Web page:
Smith, Rod. Deed. Iowa City, IA: University of Iowa Press, 2007.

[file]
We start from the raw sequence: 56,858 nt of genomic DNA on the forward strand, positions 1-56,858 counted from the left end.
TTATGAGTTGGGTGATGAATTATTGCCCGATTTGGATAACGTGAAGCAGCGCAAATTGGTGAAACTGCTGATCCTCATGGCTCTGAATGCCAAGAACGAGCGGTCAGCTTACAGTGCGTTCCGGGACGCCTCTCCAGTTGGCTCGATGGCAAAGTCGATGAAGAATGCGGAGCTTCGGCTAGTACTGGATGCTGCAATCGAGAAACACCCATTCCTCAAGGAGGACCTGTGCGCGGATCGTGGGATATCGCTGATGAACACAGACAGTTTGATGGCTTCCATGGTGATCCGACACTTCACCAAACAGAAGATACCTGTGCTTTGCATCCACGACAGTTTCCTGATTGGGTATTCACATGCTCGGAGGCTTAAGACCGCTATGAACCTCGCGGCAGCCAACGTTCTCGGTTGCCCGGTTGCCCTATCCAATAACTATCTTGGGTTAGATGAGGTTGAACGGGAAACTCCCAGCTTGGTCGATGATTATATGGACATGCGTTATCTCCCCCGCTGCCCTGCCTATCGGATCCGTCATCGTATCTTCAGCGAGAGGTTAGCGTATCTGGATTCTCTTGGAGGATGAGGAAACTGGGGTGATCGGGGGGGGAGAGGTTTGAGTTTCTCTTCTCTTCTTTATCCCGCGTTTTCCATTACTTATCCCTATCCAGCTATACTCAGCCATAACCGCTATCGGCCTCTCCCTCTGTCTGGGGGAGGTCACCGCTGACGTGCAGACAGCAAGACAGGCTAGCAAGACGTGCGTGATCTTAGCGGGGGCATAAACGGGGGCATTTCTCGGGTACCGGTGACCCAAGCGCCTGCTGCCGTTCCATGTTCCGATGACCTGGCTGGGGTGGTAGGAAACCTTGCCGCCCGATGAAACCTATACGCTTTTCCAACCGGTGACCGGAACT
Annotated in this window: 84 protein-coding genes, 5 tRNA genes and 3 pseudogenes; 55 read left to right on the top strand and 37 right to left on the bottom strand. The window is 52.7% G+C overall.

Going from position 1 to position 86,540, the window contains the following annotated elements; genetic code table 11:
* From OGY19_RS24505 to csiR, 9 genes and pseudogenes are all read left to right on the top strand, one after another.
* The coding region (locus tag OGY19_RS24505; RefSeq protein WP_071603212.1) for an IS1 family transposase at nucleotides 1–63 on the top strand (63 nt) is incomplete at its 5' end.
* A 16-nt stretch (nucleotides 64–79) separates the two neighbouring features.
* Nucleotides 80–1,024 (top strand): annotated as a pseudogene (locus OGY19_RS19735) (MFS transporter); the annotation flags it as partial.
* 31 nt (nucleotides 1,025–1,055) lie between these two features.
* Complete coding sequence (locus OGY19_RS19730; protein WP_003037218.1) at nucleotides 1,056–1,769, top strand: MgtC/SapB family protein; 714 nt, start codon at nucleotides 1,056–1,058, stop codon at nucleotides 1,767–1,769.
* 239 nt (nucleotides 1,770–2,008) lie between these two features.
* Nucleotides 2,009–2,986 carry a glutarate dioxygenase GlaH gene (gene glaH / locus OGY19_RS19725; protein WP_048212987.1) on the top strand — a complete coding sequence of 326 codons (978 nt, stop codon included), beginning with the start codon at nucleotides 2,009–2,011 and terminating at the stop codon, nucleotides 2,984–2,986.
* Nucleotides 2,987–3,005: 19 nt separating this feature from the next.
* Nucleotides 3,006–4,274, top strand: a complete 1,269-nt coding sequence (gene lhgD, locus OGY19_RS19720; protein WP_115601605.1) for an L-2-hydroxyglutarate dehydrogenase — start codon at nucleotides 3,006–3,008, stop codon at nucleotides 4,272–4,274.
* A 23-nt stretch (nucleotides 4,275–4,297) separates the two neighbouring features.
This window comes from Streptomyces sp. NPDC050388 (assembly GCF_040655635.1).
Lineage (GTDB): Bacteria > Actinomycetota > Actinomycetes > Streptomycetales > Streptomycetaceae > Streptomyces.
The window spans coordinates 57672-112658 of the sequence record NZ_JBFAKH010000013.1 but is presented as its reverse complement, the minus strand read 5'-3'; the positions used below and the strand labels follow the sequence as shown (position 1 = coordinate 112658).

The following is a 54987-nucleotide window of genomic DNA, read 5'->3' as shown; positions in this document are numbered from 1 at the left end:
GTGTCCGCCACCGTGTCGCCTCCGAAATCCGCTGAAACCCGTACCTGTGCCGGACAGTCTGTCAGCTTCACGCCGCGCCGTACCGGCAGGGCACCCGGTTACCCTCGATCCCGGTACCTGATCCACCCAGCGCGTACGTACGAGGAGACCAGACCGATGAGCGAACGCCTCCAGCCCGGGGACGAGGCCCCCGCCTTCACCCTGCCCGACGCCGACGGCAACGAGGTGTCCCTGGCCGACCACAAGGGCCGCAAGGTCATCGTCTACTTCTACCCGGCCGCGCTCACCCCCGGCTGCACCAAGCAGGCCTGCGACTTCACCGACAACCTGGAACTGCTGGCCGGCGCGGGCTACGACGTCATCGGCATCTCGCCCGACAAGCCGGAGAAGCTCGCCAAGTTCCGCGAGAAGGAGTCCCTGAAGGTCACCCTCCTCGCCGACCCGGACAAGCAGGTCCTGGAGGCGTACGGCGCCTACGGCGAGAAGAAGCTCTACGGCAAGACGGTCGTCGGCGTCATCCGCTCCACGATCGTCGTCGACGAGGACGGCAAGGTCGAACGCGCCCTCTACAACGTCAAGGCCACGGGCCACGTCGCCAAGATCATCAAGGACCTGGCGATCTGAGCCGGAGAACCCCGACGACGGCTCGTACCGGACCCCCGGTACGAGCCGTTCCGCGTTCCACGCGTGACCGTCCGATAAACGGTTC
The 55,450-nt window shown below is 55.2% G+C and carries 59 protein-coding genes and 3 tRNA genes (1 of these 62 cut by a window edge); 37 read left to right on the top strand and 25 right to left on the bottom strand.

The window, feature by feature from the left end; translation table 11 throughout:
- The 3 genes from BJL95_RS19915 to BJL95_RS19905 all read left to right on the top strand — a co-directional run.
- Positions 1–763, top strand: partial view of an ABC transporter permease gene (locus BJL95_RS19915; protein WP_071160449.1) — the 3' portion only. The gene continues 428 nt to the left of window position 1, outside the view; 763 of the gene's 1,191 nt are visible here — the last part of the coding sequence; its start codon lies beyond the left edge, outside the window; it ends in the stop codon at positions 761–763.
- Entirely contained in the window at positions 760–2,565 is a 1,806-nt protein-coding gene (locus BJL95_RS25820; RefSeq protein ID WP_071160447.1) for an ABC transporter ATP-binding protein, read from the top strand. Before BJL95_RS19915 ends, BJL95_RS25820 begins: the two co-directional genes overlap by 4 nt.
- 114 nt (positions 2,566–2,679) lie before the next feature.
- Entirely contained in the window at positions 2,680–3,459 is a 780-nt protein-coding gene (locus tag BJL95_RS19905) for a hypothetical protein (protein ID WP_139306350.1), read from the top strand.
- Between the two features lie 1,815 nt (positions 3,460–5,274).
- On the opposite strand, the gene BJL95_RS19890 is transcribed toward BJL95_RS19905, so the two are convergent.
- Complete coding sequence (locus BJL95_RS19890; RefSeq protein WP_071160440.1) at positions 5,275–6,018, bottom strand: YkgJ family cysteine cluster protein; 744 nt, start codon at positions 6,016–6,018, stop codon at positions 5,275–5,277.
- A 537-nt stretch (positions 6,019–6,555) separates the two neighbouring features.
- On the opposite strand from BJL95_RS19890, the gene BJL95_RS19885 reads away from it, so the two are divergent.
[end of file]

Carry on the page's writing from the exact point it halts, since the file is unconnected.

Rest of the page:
The center-piece of Rod Smith’s book is the extended poem-sequence “The Good House,” wherein the author explores the word “house,” its allegorical possibilities, and a particular aesthetics of accumulation which offer the reader “something vague, something almost not there, a something garish contracted from contact with fragments” leaving us “in the dark alone” when considering individual moments of the poem, but when reflected upon holistically, “there is some light [and] Maybe we can see it” (72). The opening section of the poem provides an instance of these characteristics, in that “The good houses the parts” and in “the house…/…/ opulence isn’t allowed, so to/ form is to erase what’s not/ gradual & new” (7). The “house” appears to be poetry composed of “parts” that discourages the known, or the “opulence” of all which is not “new.” Furthermore, we find “What matters most is sincerity” (12), but a “sincerity” predicated upon “the/ sounds made, in the sounds created, in the sounds &/ in their laughing” (18), not upon sentimentality or an outward expression of some internal “truth.” Of course, as an allegory, the speaker hopes that the “house” is more than just poetry because “If the house is just poetry/ we’re in trouble” (22); to this extent, we find an alteration of what the “house” can be, in that “This house was that house/ to many” and it “alternated, sometimes house, sometime home” (9). As such, it is this very alternation of the allegory’s signification that “gave the house hope” (9). In addition to the aforementioned accumulation of fragments and focus on sound, Smith often breaks lines on articles and prepositions, encouraging readers to reconfigure both the privilege accorded to the end of a line and the relative lack of privilege normally accorded to certain grammatical structures. Finally, the poem avoids proper capitalization and punctuation usage. The following poem-sequence, titled “The Spider Poems,” explores similar territory, but through the implementation of the word “spider” instead of “house.” “The Given,” which is the collection’s third section, is the most wide-ranging in the book. Some of the poems, such as “Barnes & Chernobyl” which riffs off of a Bob Dylan tune, are short, playful, and campy, while other poems, such as “Page One,” are a bit longer and denser. With regard to the latter of these poems, the poet employs a diction not necessarily considered poetic, using phrases like “gastric internecine cosmology” or “counterfeit proletarian justification” (71); in this manner, Smith takes “the sounds that were, so to speak,/ thrown away/ through the process of making other pieces” (73) and fashions them into a poetic idiom. The collection closing section is “Homage to Homage to Creeley” and re-imagines Spicer’s “Homage to Creeley.”